25289245_10213235996005802_2486836241075824633_n“Both the Japanese and American maps during the wartime are drawn as cartoons, since they were meant for kids. The Japanese map had text on it, whereas the American one does not. This is because the audience for the American one is younger than the Japanese one. It is also interesting that except for the soldier controlling navy ships from Britain, the rest of the countries in Europe are portrayed as dogs with flags wrapped around them.”
— Wartime Cartography – Children’s Edition

img_7018“This map depicts a region in China called Ning Bo. On the side we’ve made a legend which shows various symbols used by the cartographer to represent religious institutions. While the prominent religion seems to be Buddhist and Daoist, Catholic churches and Mosques were also found in the region.”
— The Map and Land of Ning Bo

img_6998“The Cheonhado portrays land as round because of the influence of Chinese Buddhist and Daoist views. With China and Korea in the middle, they saw themselves as the centre of the world. Surrounding them are the ‘mystical lands’ which include the West and all the places they have not travelled to yet. Among them are also some fictional lands.”
— Cheonhado & Kangnido: Choson’s
Relationship with the World

25158213_10213235983245483_7541406414316950167_n“From the maps you can see the expansion of Edo through the changes in the waterways across time. Although major waterways remained constant, the smaller ones were filled up in order to make more land.”
— Tokugawa Edo: Dawn to Dusk Social Control and Social Change Seen in Maps

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East Asia on Maps Ancient and Modern: A Poster Session in the East Asian Library

East Asia on Maps Ancient and Modern
A Poster Session in the East Asian Library

Come by the Chen Yu Tung East Asian Library on Tuesday, December 5, from 12 to 1:30 pm to see a showcase of East Asian maps by the EAS308 students and learn about cartography.

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EAS Speaker Series: Rightlessness: Hunger Strikes, Force-feeding, and testimony at Guantánamo by Naomi Paik

The East Asian Speakers Series presents a talk by Dr. Naomi Paik, Rightlessness: Hunger Strikes, Force-feeding, and testimony at Guantánamo on Friday, December 1, 3 pm to 5 pm at Sidney Smith Hall, Room 2125.

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Naomi Paik will address themes raised in her new book, Rightlessness: Testimony and Redress in U.S. Prison Camps Since World War II, which grapples with the history of U.S. prison camps that have confined people outside the boundaries of legal and civil rights. Removed from the social and political communities that would guarantee fundamental legal protections, these detainees are effectively rightless, stripped of the right even to have rights. Specifically, this talk will focus on both the bodily practices of and discourses surrounding prisoner practices of self-harm and the U.S. state’s efforts to preserve life—in particular, its force-feeding of hunger strikers at the current Guantánamo camp. By interpreting the testimonies of hunger strikers, Paik examines the prisoner body as a site of power and struggle waged between the U.S. state and the prisoners, who attempt to seize their own form of habeas corpus, taking their bodies back from the camp regime, by inflicting self-harm.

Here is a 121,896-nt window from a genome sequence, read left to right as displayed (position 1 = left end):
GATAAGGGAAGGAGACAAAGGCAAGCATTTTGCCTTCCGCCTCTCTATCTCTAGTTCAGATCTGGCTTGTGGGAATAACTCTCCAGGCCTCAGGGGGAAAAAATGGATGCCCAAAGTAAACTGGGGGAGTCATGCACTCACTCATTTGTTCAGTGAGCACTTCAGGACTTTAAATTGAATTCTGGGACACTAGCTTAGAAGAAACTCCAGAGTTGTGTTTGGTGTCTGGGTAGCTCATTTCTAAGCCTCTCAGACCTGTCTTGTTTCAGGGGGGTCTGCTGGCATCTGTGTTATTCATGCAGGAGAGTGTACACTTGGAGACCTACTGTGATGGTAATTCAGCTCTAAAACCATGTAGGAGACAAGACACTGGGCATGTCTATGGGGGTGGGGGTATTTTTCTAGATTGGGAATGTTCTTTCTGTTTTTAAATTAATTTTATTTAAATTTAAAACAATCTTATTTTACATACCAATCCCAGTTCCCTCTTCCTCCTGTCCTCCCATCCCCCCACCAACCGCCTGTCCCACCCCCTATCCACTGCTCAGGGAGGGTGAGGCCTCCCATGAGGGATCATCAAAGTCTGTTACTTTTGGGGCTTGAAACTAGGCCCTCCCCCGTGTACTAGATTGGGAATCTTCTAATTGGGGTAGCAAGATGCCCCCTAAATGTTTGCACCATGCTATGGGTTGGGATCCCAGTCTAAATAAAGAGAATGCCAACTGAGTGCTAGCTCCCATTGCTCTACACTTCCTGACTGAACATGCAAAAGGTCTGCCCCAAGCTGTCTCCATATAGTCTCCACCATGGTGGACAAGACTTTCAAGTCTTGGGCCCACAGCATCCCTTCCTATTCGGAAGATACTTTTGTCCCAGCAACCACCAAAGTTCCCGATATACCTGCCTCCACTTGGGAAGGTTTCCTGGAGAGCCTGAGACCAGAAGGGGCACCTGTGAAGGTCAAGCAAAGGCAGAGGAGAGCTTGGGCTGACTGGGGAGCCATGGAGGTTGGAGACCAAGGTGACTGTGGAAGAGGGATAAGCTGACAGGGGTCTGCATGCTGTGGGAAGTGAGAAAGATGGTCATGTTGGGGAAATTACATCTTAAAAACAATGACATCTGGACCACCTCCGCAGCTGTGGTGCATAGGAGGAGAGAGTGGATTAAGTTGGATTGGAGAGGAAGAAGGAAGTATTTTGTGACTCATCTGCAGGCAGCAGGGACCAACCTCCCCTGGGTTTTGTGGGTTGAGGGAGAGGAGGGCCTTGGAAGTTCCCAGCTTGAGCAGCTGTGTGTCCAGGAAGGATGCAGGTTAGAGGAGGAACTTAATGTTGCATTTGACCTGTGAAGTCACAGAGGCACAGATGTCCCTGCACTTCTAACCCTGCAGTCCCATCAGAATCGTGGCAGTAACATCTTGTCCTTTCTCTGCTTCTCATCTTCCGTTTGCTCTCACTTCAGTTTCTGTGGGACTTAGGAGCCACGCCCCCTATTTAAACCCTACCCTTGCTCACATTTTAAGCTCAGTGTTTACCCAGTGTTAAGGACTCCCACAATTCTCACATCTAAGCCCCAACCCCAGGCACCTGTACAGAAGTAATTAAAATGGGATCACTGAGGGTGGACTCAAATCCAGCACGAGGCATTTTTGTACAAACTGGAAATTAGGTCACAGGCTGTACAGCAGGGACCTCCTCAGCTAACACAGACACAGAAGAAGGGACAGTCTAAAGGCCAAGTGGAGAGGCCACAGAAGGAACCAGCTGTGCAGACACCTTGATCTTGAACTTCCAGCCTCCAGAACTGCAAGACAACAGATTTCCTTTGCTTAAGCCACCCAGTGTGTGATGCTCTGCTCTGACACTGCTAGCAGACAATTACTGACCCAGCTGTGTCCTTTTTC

Alongside this talk, the Department of Geography and Planning, in collaboration with the Dr. David Chu Program in Asia-Pacific Studies, the Department of East Asian Studies, and the Centre for the Study of the United States, have also asked Naomi to participate in a more informal workshop with an interdisciplinary group of grad students and faculty. As part of this event, Naomi will be circulating a work-in-progress paper that she is currently revising for publication.

Its abstract will most likely look something like this:
“This essay examines the dangerous convergence of of neoliberal capitalism and state violence in military outsourcing. It does so by analyzing Adhikari v. Daoud, a lawsuit brought by the families of Nepalese migrants who were murdered while traveling to work on a U.S. military base in Iraq. It traces the historical emergence of military outsourcing and the private military services industry and the ways they adopt imperial logics of race, gender, and labour. As Adhikari elucidates, military outsourcing marks and further enables the spread of neoliberalism in ways that eviscerate the rights and recognition of the already vulnerable and empower the already powerful without accountability.”

The workshop will be held on Friday, December 1, from 10:00 AM – 12:00 PM in Room 208N, the Munk School of Global Affairs, 1 Devonshire Place.